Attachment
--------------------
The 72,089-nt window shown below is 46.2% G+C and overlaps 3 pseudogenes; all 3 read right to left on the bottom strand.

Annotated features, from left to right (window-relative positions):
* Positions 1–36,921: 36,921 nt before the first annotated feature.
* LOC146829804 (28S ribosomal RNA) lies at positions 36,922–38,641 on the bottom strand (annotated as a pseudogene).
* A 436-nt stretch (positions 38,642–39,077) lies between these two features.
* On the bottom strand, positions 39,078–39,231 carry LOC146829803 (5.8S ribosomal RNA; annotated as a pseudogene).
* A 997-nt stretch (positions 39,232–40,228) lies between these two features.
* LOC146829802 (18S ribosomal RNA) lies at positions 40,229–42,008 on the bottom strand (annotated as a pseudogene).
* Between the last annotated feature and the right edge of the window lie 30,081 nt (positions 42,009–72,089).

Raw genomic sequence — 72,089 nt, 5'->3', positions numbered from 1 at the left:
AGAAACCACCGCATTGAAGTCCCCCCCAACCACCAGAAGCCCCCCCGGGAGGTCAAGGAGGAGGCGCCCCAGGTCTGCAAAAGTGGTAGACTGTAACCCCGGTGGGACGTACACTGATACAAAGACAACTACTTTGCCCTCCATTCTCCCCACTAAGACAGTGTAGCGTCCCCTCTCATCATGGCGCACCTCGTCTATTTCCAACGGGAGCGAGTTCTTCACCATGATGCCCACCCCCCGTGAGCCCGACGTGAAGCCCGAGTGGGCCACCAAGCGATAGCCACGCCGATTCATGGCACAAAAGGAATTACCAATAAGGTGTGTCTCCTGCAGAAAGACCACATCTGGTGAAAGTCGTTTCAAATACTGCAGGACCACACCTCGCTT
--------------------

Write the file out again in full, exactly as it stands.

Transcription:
The 72,089-nt window shown below is 46.2% G+C and overlaps 3 pseudogenes; all 3 read right to left on the bottom strand.

Annotated features, from left to right (window-relative positions):
* Positions 1–36,921: 36,921 nt before the first annotated feature.
* LOC146829804 (28S ribosomal RNA) lies at positions 36,922–38,641 on the bottom strand (annotated as a pseudogene).
* A 436-nt stretch (positions 38,642–39,077) lies between these two features.
* On the bottom strand, positions 39,078–39,231 carry LOC146829803 (5.8S ribosomal RNA; annotated as a pseudogene).
* A 997-nt stretch (positions 39,232–40,228) lies between these two features.
* LOC146829802 (18S ribosomal RNA) lies at positions 40,229–42,008 on the bottom strand (annotated as a pseudogene).
* Between the last annotated feature and the right edge of the window lie 30,081 nt (positions 42,009–72,089).

Raw genomic sequence — 72,089 nt, 5'->3', positions numbered from 1 at the left:
AGAAACCACCGCATTGAAGTCCCCCCCAACCACCAGAAGCCCCCCCGGGAGGTCAAGGAGGAGGCGCCCCAGGTCTGCAAAAGTGGTAGACTGTAACCCCGGTGGGACGTACACTGATACAAAGACAACTACTTTGCCCTCCATTCTCCCCACTAAGACAGTGTAGCGTCCCCTCTCATCATGGCGCACCTCGTCTATTTCCAACGGGAGCGAGTTCTTCACCATGATGCCCACCCCCCGTGAGCCCGACGTGAAGCCCGAGTGGGCCACCAAGCGATAGCCACGCCGATTCATGGCACAAAAGGAATTACCAATAAGGTGTGTCTCCTGCAGAAAGACCACATCTGGTGAAAGTCGTTTCAAATACTGCAGGACCACACCTCGCTT